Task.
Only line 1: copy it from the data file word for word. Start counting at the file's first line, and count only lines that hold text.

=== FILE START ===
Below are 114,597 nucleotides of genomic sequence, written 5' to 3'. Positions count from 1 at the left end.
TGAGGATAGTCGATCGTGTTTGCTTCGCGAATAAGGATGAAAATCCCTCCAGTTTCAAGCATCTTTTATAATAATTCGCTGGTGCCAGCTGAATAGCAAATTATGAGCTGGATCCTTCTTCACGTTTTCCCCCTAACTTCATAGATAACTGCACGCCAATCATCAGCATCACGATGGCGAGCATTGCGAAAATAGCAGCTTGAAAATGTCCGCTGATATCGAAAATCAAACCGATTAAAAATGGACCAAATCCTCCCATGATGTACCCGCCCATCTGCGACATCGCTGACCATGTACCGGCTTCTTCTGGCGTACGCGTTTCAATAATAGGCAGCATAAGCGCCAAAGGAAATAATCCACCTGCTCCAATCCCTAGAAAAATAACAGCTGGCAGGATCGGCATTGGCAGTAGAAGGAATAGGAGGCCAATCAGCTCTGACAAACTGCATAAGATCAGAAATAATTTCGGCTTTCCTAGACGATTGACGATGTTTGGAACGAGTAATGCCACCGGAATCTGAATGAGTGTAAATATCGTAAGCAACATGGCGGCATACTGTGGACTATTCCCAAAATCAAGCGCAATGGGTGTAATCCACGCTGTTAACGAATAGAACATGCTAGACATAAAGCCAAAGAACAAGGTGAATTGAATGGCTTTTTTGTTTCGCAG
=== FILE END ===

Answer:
Below are 114,597 nucleotides of genomic sequence, written 5' to 3'. Positions count from 1 at the left end.